The fun starts at 7.07 where the narrator puts on a British accent.

They really need to think about the whole Godwin’s Law thing…

Steve Fielding is in trouble – because if these guys are for you, you’re going wrong somewhere.

The best bit

How to talk to the media without looking like an idiot

This post could, by rights, be renamed "Don’t be Sarah Palin"…

There’s nothing that annoys me more (both professionally and privately) than people botching interviews.

If the media is interviewing you it’s pretty much a free hit. They have a finite amount of time to gather better quotes from other people and your best chance of getting good exposure is saying something usable in a usable way.

Here are some general tips for broadcast interviews (because everyone loves a list):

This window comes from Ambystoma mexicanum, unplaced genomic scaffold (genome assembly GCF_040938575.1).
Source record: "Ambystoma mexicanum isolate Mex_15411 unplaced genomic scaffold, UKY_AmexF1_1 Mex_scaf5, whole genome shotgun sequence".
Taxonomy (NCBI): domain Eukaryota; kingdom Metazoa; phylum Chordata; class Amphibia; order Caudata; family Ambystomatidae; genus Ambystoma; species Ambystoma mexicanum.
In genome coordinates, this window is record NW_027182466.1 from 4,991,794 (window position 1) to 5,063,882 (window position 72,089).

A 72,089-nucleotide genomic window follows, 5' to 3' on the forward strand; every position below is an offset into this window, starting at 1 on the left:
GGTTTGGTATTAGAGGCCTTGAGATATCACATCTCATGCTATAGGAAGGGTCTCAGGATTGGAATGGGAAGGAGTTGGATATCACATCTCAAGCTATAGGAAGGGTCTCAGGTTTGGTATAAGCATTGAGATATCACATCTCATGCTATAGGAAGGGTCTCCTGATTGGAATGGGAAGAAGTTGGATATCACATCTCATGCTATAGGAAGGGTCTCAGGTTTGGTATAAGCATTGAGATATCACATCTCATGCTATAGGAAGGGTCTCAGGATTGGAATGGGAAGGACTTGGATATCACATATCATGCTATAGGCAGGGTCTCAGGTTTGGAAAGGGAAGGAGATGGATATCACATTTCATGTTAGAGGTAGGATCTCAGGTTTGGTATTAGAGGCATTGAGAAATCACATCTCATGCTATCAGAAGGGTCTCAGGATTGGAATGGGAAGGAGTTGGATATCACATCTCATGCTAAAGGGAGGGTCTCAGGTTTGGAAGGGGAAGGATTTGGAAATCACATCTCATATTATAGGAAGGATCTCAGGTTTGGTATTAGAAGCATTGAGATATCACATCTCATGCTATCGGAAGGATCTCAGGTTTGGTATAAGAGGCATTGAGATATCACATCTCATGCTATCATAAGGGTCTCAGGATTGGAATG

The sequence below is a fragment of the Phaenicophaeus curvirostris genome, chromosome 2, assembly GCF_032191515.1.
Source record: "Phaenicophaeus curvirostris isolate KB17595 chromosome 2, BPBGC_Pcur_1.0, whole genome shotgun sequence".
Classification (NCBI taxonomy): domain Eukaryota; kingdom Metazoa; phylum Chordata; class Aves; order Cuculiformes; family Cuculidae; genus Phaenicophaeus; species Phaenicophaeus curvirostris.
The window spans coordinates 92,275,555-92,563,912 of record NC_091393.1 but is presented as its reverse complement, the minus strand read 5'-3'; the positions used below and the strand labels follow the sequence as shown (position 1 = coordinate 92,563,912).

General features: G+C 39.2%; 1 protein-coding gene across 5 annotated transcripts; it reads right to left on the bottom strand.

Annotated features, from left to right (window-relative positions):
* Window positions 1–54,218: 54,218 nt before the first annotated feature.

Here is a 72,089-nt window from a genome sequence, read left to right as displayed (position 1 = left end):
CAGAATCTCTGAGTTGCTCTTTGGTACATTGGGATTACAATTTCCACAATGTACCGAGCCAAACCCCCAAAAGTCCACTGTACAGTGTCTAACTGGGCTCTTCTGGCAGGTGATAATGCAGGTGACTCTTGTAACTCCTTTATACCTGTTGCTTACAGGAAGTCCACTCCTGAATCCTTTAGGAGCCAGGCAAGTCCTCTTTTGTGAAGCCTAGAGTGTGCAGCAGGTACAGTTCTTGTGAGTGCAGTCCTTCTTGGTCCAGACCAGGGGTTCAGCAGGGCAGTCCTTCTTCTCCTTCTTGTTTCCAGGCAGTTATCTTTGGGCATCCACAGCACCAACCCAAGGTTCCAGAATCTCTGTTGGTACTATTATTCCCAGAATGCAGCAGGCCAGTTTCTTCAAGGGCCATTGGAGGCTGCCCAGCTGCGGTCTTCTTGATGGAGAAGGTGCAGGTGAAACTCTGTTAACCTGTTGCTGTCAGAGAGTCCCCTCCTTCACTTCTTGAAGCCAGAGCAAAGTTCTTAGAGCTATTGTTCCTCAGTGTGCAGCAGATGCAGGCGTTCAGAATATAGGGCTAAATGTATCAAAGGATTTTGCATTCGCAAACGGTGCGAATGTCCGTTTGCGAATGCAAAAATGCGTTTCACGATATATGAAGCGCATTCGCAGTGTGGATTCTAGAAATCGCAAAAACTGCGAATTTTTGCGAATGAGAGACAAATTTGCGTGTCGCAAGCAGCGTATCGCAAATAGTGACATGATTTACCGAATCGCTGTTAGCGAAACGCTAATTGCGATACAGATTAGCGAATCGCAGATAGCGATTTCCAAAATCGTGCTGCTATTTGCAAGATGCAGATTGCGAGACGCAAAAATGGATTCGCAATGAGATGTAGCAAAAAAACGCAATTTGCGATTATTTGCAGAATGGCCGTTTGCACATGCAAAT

1. Don’t wear bright coloured stripes – they’ll bleed on screen and distract people (I’ve said that before I think).
  2. Look at the journalist not the camera – eye contact freaks out audiences.
  3. Don’t use the journalist’s name – you’re ultimately talking to the public, not the journalist. And throwing their name in the middle of your sentence makes the comment unusable.
  4. Have a go at actually answering the questions asked – most media trainers tell you to ignore the questions and regurgitate rehearsed PR guff. Chances are you’re not a politician and nobody really likes listening to that stuff. It’s usually full of weasel words – like “showcase”…

Right, so those are the basics.

The “un”-basics apply to more specific examples that have prompted this post. If you’re a politician holding a media coverage and you may or may not harbour desires to one day run for higher office – don’t bite the hand that feeds you. Particularly – don’t spend your time talking to the media complaining about how the media treats you. It becomes a self fulfilling prophecy – where the attention turns to how badly you handled yourself by complaining about the media coverage you received… you don’t really want this sort of paragraph appearing in any story about you.